The Asian Development Bank (ADB) has launched its first pilot disaster insurance scheme in the Philippines and has also approved a $500 million loan for the country that is contingent on a natural disaster or public health emergency occurring.
The contingent loan facility is similar to the World Bank catastrophe deferred drawdown options (CAT-DDO’s) that provide a guaranteed source of financing on the declaration of a disaster or emergency.
This ADB contingent disaster financing instrument covers both natural catastrophes and health emergencies, so could trigger for disasters such as typhoons or earthquakes and also for a repeat of the pandemic, it is assumed.
“The Philippines has been hit by several major disasters in recent years, including Typhoon Haiyan (Yolanda) in 2013, the Taal Volcano eruption in January 2020, and the ongoing coronavirus disease (COVID-19) pandemic,” explained ADB Vice-President Ahmed M. Saeed.
“This new contingent disaster financing instrument will help the government manage fiscal risks posed by those shocks and lessen the economic and social impacts on people’s livelihoods and the country’s economy.”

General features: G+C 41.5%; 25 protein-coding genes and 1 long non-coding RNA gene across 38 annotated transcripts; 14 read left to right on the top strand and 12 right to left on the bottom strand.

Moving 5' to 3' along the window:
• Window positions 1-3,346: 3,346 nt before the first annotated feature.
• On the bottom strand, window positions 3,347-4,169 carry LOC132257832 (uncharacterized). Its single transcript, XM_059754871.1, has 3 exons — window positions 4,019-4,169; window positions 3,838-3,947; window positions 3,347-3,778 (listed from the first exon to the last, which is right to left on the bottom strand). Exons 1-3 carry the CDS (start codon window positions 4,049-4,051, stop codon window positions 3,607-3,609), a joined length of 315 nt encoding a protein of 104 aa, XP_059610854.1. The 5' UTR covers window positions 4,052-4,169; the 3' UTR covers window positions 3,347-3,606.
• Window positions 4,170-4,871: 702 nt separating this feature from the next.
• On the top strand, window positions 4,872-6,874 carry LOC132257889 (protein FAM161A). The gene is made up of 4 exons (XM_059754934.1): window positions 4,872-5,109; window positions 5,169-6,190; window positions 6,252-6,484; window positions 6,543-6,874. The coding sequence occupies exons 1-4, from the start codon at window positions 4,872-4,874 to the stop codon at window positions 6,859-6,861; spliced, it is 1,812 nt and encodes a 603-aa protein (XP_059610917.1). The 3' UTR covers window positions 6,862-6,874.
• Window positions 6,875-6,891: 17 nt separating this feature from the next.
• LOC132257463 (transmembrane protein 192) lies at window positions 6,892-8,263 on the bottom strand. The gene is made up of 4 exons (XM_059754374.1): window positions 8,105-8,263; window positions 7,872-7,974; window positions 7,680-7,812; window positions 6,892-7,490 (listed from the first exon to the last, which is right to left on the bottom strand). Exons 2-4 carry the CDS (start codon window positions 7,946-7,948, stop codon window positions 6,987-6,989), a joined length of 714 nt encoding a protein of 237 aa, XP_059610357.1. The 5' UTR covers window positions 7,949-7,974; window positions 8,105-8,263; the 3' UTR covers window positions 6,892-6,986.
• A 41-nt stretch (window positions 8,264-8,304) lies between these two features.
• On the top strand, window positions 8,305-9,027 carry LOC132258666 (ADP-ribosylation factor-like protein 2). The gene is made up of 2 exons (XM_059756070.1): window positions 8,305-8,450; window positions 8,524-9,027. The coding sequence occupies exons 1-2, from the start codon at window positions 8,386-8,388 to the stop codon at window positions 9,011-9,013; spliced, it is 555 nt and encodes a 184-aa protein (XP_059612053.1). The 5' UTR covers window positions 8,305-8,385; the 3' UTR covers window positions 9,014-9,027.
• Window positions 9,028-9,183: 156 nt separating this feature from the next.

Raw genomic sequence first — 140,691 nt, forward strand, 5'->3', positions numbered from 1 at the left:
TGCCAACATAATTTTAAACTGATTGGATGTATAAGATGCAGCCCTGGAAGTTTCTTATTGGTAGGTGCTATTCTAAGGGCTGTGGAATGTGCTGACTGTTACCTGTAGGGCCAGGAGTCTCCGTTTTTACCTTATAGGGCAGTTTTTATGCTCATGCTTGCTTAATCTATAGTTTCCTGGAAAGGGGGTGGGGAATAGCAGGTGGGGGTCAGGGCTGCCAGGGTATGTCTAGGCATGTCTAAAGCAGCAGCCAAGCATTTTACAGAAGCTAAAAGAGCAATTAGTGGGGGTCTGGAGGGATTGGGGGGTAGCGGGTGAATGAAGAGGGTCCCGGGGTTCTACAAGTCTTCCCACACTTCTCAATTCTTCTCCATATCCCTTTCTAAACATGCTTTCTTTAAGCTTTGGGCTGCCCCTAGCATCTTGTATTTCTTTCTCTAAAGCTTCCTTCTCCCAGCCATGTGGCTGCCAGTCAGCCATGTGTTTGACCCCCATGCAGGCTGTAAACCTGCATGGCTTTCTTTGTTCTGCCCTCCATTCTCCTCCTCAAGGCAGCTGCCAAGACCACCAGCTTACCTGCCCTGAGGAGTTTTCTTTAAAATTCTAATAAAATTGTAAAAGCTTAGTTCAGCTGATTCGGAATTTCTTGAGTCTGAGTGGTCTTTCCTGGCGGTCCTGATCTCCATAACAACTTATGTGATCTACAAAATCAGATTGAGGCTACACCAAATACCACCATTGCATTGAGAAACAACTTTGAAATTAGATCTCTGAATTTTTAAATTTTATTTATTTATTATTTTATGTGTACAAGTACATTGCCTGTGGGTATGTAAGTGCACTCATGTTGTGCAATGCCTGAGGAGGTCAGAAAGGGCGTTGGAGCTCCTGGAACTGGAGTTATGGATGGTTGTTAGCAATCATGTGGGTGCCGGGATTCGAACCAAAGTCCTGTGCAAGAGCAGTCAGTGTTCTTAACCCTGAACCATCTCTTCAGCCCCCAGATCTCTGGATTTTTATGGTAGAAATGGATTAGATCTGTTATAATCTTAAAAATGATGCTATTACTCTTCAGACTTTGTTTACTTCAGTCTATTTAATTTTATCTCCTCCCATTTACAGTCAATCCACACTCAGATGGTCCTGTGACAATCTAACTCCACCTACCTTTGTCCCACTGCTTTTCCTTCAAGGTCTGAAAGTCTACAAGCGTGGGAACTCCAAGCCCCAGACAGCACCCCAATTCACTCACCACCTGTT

“The Disaster Resilience Improvement Program will support government policy reforms aimed at ensuring the government can quickly address the needs of vulnerable segments of the population following disasters. It will also strengthen the Philippines’ overall response to disasters and pandemics,” added ADB Financial Sector Specialist for Southeast Asia Benita Ainabe.
This program also supports the launch of the ADB’s first pilot disaster insurance scheme, that targets several cities across the Philippines, aiming to bolster their fiscal resilience to disasters and severe weather events.
The goal is to provide a predictable, timely source of financing for post-disaster response, so presumably this is a parametric insurance product designed to pay-out when local government sources need it
Of course, the Philippines benefits from a number of disaster insurance and reinsurance capital sources, including its first catastrophe bond that was issued with the assistance of the World Bank last year, the IBRD CAR 123-124 transaction.
The government of the Philippines is also readying a re-bid for its insurance of state-owned assets and infrastructure, we understand.
The country is also looking into a new catastrophe risk pool for the private sector, and already has a parametric natural disaster insurance cover that was completed in late 2018 at $390 million in size and has backing from reinsurance and insurance-linked securities (ILS) players.